By Mike Snyder       Houston Chronicle        Nov. 1, 2008
More than eight in 10 Harris County residents responding to a survey for the Houston Chronicle heeded local officials’ advice to ride out Hurricane Ike at home, but only 56 percent said they would stay home if another hurricane threatened the area.

The survey also showed that 78 percent of respondents rated local government’s handling of the hurricane recovery as excellent or good. Respondents weren’t asked about the performance of federal agencies, which are providing most of the recovery money.

Potential government buyouts of flooded homes seen as progress to some in LaBelle
By Kyle Peveto        Beaumont Enterprise      October 31. 2008
LaBelle homeowners on Friday got some hope they’ll stay above water – at least financially.

Jefferson County commissioners, in a Friday afternoon vote, agreed to apply for government money to buy flood-damaged homes.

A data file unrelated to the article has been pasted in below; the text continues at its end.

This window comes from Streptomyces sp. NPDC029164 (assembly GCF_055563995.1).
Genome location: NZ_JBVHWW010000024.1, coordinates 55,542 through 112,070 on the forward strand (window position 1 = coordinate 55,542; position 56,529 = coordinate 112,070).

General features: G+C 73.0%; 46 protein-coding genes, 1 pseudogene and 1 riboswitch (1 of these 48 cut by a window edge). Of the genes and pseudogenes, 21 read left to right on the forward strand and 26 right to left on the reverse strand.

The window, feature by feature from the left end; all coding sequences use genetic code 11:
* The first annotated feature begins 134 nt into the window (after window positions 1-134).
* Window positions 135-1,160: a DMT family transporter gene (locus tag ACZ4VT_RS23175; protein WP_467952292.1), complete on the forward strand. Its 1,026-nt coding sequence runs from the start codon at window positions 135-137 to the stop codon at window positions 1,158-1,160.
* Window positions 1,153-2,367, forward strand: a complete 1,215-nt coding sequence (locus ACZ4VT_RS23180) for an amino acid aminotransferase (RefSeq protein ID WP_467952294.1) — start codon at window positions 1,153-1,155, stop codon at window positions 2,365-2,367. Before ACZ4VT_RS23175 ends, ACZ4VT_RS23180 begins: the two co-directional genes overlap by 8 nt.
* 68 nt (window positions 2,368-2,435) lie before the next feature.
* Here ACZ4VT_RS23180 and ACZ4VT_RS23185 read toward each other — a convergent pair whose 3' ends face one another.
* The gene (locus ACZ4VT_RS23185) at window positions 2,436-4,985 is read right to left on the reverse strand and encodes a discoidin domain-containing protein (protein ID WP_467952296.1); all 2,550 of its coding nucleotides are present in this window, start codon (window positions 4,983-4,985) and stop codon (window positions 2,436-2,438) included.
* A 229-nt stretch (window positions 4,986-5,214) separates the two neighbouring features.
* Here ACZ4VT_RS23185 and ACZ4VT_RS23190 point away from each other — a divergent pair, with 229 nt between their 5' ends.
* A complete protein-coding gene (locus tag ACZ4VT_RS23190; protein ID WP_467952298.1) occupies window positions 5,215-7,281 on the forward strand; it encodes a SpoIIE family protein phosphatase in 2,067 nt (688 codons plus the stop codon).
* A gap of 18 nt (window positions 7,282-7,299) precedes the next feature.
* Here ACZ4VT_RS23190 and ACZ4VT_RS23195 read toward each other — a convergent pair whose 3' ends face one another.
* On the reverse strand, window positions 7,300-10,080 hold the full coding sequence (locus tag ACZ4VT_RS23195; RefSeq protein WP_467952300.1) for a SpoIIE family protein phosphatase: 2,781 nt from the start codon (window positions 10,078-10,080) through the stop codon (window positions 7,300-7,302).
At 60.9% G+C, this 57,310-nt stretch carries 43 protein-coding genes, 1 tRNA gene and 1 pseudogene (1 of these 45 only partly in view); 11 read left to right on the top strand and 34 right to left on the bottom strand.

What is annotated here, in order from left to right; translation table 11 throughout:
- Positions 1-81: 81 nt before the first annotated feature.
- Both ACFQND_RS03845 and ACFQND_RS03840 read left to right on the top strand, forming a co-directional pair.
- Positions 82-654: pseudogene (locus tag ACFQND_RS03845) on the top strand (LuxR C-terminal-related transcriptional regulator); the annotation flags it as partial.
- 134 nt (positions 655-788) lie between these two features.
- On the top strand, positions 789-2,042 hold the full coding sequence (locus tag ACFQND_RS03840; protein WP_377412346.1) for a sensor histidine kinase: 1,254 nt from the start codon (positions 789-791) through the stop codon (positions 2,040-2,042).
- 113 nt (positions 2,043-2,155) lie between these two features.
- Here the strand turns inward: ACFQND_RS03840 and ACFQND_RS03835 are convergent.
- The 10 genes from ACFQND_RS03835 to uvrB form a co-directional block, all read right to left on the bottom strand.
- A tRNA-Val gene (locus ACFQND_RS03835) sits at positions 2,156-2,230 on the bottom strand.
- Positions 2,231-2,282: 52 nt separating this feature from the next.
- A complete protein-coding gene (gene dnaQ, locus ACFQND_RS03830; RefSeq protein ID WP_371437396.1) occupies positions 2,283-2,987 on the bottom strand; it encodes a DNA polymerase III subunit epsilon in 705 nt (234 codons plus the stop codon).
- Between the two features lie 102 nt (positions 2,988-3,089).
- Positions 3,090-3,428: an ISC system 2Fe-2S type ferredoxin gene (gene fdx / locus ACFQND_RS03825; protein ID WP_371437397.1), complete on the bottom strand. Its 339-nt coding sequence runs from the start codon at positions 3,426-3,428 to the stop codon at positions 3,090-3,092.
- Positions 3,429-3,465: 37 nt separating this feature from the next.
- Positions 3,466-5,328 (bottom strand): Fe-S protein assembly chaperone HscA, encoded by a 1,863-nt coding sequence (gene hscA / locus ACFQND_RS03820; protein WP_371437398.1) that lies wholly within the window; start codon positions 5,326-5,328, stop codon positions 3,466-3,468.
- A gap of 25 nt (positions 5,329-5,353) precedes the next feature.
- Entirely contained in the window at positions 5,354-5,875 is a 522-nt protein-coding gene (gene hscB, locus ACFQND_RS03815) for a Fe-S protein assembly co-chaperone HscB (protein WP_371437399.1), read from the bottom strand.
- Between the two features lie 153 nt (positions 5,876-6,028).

HUD session offers hope of increased Orange County housing
By Maragaret Toal       Beaumont Enterprise      October 29, 2008
Orange County should “see a dramatic increase in trailers in driveways” in the next 10 days, U.S. Rep. Kevin Brady said Wednesday evening in a telephone interview from Washington, D.C.

Brady said he met Wednesday afternoon with U.S. Secretary of Housing and Urban Development Steven Preston. Also attending the meeting were Brian Newby, who is coordinating Hurricane Ike recovery for Gov. Rick Perry, and Mike Gerber, director of the Texas Department of Housing and Community Affairs, Brady said.

High-rise developers aren’t backing down
By Nancy Sarnoff      Houston Chronicle       November 1, 2008
Nov. 1, 2008Though it’s been more than a year since developers proposed a disputed 23-story residential tower near Rice University, yellow and black signs of protest still dot many lawns in the surrounding neighborhoods.

The city still hasn’t approved the project. In fact, it has rejected the developers’ permit application seven times.

But even if the high-rise were given a green light, could the developers get financing to build it with today’s unstable credit markets?

Dumb Growth